Ohio, Retailers reach deal to end Biz Privilege Tax fight

A Virginia-based online retailer will not appeal a split Ohio Supreme Court decision finding it must pay a business-privilege tax for electronic products it sells in Ohio after it and others reached a settlement with the…

Tesla wants lobbying info in Direct Auto Sales fight

Tesla Inc. on Friday said there’s no reason to keep it from seeing information about lobbying efforts by three Michigan auto dealers who plan to testify in support of a ban on manufacturers selling vehicles directly to consumers…

GOP eyes insurer fund to save ObamaCare repeal

If Republicans move ahead with repealing ObamaCare, a proposed Patient and State Stability Fund would likely be a key component to keeping the fragile insurance market intact amid massive changes...

Inside the hotel industry's plan to combat Airbnb

The documents provide an inside look at how seriously the American hotel industry is taking Airbnb as a threat -- and the extent to which it is prepared to take action against it…

Fantasy sports companies fold as legislative battle resumes

The legal landscape, meanwhile, remains unsettled, and the industry is again engaged in a costly, state-by-state legislative push. Roughly half of all U.S. states have seen proposals introduced to legalize and regulate the industry...

Oklahoma ends wind power subsidy

Wind farms that start producing energy after July 1 this year will not be able to claim the credit under the new law. The credit was originally set to expire in 2021...

Perry orders Energy Department study of electric grid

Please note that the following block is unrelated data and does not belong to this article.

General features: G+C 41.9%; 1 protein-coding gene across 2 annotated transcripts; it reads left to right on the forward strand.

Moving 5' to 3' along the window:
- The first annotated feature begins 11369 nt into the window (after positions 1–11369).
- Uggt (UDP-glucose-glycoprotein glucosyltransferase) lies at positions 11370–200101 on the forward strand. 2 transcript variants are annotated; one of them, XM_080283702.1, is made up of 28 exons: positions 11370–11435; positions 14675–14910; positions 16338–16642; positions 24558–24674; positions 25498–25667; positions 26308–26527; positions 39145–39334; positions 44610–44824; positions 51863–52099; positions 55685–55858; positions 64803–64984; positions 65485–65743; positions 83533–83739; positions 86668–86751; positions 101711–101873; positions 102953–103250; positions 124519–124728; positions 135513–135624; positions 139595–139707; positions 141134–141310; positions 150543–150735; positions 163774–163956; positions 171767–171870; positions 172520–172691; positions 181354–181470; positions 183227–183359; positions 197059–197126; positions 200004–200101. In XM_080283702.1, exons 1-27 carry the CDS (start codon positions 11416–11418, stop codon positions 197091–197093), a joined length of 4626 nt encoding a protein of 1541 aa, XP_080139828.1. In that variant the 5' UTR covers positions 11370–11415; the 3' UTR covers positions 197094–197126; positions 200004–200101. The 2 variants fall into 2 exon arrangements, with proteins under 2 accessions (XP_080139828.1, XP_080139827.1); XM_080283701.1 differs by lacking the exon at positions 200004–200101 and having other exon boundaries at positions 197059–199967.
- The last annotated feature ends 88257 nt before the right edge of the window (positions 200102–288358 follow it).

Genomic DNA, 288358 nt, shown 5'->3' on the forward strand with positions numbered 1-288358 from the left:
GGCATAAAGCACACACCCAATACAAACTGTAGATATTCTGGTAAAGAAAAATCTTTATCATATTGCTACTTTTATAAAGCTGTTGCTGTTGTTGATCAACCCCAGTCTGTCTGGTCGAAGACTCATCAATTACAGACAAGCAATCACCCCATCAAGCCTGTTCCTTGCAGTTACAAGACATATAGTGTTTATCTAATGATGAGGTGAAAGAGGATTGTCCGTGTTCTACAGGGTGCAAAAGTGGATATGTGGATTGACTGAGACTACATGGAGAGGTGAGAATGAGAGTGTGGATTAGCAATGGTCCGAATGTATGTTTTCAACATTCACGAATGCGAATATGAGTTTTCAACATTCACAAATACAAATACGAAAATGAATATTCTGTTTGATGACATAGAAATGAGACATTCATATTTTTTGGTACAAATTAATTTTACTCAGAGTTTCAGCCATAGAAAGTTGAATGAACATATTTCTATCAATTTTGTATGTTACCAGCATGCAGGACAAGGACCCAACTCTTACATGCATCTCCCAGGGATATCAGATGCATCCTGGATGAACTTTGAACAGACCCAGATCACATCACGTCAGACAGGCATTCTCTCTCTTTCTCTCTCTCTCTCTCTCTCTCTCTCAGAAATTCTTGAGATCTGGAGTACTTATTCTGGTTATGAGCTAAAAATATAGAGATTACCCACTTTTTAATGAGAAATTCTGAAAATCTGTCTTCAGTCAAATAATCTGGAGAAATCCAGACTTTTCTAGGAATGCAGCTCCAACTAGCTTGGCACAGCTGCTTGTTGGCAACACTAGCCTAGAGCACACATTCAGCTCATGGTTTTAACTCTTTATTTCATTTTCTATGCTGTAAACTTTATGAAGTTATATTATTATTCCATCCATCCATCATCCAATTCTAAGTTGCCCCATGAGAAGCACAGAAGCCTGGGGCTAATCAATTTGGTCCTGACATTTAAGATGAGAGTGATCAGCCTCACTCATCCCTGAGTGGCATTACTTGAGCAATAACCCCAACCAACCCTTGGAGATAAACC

The review, according to a memo from Perry released on Monday, aims to assess whether federal policies have hurt the electric grid’s supply of baseload power, or the reliable electricity supply generated by large-scale power plants generally fueled by coal, natural gas or nuclear sources…

Want real choice in Broadband? Make these 3 things happen

Instead of politicians throwing out policies designed to protect consumers, broadband entrepreneurs say governments at all levels could encourage more competition by taking a small but active role…

How free is New York’s free college tuition?

On April 8, New York became the first state to offer tuition-free college to its residents. Any student from a family with an annual income of less than $100,000 may qualify…

Democratic civil war quietly being fought in Virginia

The Democratic National Committee is putting on a national "unity" tour, but the ideological battle lines in last year's presidential primary have reappeared in Virginia's race for governor…

The Quiet Competence of Frank Wagner

Virginia’s GOP gubernatorial primary has been grinding on for months now, slowly inching towards June 13.While most of the press coverage has focused on the inevitability of Ed Gillespie and the buffoonery of Corey Stewart, one thing has gone relatively unnoticed…